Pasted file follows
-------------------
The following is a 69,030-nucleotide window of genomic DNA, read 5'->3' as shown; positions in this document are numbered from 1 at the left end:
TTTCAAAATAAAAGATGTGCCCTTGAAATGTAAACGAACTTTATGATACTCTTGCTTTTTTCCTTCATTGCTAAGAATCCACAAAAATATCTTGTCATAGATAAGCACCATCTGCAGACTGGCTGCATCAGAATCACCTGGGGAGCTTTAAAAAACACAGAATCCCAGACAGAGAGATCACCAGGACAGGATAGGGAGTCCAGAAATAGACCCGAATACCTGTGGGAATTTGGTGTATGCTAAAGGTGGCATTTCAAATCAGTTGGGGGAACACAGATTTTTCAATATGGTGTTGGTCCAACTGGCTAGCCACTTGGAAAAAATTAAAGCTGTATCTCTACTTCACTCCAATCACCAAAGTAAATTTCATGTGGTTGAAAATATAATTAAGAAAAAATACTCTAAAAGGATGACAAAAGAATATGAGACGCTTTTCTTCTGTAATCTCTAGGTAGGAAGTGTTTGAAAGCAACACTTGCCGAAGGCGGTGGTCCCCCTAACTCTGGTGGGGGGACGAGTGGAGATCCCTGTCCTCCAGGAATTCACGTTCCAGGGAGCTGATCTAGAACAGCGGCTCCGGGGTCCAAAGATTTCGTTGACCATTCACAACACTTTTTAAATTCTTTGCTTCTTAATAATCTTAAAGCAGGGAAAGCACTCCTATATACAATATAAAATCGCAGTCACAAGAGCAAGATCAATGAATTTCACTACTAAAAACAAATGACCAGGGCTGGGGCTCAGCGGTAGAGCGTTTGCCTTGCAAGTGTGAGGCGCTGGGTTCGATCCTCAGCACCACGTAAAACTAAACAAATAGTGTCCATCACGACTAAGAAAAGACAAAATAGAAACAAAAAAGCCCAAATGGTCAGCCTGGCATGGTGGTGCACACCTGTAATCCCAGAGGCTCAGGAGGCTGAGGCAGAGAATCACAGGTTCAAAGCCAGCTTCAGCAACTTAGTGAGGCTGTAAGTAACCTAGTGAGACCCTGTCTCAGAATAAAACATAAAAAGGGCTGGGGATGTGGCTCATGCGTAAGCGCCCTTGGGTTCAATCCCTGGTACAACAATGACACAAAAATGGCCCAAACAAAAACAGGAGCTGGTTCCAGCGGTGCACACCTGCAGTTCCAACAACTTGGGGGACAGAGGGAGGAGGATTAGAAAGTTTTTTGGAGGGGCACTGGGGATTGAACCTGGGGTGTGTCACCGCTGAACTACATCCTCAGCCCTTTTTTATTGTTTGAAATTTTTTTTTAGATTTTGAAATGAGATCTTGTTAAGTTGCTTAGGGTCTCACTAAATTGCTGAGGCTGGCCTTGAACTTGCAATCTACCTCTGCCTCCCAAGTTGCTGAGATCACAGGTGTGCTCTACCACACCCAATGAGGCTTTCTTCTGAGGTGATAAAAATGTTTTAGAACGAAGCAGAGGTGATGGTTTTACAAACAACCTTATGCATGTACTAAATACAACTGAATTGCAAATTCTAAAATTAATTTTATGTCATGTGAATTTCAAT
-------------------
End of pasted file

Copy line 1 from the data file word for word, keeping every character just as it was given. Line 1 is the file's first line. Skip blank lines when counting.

The following is a 69,030-nucleotide window of genomic DNA, read 5'->3' as shown; positions in this document are numbered from 1 at the left end: